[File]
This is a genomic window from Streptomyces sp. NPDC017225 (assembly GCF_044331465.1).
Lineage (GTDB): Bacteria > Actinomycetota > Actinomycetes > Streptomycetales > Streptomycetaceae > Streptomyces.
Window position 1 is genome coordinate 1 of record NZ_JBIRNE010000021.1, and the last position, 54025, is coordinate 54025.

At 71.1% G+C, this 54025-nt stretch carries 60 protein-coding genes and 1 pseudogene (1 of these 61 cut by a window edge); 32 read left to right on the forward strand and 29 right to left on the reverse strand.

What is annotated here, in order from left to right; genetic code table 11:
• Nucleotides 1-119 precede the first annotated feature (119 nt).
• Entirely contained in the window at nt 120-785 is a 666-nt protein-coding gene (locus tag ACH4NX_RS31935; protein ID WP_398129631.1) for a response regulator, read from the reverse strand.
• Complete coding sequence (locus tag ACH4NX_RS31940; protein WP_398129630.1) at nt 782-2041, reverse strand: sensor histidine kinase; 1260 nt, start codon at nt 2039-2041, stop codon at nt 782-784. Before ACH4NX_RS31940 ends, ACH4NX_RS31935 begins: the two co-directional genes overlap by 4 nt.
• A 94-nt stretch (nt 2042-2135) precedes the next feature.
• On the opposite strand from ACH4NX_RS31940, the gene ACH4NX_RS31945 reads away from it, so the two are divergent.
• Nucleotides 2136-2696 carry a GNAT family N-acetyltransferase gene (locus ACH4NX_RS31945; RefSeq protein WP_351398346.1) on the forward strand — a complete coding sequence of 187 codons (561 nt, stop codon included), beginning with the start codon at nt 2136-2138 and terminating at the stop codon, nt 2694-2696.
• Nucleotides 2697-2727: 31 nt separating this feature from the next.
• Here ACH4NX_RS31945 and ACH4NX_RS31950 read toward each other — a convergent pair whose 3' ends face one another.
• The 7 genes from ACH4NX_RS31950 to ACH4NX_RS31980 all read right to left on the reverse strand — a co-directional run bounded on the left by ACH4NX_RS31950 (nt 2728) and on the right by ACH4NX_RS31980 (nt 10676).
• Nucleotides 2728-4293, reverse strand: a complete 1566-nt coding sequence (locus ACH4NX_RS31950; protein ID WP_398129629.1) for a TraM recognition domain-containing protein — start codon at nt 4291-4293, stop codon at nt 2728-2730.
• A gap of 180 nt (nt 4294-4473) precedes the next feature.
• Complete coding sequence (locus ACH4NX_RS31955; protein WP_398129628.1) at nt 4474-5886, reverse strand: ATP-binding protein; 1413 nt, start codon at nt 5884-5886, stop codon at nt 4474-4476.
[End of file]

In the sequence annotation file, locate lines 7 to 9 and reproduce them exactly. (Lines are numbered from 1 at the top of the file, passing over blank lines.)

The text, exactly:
• Entirely contained in the window at nt 120-785 is a 666-nt protein-coding gene (locus tag ACH4NX_RS31935; protein ID WP_398129631.1) for a response regulator, read from the reverse strand.
• Complete coding sequence (locus tag ACH4NX_RS31940; protein WP_398129630.1) at nt 782-2041, reverse strand: sensor histidine kinase; 1260 nt, start codon at nt 2039-2041, stop codon at nt 782-784. Before ACH4NX_RS31940 ends, ACH4NX_RS31935 begins: the two co-directional genes overlap by 4 nt.
• A 94-nt stretch (nt 2042-2135) precedes the next feature.